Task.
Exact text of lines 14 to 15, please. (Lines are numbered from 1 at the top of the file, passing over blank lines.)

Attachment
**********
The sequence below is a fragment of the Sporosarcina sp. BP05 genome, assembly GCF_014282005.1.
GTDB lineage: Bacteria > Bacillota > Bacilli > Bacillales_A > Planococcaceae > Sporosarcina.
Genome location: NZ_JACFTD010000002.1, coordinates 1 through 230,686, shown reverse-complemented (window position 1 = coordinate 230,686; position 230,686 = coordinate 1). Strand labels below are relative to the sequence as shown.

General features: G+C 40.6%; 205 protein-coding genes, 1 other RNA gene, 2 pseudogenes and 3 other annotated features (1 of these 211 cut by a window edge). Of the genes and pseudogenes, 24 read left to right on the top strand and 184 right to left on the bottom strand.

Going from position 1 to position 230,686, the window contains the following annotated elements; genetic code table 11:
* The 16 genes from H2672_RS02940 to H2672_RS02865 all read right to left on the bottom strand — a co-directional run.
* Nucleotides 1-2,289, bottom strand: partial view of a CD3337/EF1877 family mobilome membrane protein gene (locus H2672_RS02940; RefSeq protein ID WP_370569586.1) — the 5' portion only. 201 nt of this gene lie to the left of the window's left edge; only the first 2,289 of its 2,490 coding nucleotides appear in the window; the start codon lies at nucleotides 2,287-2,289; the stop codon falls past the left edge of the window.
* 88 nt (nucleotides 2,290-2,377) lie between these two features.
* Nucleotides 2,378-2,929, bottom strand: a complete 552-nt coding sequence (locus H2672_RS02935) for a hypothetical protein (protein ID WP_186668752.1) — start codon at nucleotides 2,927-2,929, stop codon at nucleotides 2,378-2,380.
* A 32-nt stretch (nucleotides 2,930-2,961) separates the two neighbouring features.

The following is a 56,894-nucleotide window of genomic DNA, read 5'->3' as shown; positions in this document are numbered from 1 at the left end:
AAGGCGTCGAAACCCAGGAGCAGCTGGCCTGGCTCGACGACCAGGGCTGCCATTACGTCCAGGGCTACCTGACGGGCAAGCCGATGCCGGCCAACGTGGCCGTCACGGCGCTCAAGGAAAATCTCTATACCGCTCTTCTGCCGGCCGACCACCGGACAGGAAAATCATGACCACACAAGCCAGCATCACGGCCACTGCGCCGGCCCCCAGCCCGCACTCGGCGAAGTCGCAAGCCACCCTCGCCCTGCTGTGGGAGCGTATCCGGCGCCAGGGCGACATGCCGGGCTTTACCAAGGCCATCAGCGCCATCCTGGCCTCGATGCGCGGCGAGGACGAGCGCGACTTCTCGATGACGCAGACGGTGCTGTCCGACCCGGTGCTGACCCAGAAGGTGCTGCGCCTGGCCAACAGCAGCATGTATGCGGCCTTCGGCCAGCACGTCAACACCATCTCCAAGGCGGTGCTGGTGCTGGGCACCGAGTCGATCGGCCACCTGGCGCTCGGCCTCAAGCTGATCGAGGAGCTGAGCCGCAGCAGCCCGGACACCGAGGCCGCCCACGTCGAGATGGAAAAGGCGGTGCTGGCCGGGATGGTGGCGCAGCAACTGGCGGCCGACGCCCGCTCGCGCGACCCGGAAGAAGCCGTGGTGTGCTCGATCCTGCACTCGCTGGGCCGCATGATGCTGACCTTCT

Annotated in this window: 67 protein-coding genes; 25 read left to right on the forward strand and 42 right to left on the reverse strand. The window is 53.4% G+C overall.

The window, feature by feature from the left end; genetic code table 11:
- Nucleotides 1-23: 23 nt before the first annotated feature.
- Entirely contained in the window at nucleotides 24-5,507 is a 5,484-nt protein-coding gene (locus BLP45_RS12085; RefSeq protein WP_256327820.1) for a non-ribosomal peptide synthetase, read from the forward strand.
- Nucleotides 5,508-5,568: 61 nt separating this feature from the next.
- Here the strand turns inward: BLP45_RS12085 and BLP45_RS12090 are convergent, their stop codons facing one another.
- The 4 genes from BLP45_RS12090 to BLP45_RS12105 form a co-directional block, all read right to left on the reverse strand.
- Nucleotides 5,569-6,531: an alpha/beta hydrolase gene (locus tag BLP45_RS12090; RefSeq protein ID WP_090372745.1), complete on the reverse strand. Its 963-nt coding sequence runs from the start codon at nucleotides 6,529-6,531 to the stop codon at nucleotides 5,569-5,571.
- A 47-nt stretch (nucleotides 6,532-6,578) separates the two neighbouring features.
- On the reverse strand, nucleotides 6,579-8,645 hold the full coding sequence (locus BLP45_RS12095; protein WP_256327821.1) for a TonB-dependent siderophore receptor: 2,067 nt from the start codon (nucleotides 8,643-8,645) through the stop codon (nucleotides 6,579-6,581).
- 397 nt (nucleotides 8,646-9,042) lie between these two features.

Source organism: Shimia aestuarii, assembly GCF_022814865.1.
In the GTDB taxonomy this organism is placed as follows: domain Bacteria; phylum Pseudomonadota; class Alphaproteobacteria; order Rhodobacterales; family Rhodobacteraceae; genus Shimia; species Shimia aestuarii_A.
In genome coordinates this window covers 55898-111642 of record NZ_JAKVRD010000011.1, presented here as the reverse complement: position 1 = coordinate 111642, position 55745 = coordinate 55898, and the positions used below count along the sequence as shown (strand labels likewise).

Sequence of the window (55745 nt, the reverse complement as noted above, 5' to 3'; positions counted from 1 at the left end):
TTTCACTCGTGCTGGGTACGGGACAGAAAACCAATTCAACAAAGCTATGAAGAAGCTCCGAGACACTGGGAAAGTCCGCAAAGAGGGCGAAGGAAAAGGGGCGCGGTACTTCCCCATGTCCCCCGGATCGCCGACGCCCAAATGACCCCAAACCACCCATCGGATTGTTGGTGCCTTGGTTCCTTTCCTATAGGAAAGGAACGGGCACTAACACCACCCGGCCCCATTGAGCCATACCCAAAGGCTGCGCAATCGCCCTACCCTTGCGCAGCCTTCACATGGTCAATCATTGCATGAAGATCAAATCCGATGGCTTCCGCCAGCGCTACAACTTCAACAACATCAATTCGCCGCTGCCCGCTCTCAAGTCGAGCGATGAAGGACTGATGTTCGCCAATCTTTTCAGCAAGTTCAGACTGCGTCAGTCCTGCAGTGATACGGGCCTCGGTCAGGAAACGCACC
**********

The window, feature by feature from the left end; genetic code table 11:
- Nucleotides 1-23: 23 nt before the first annotated feature.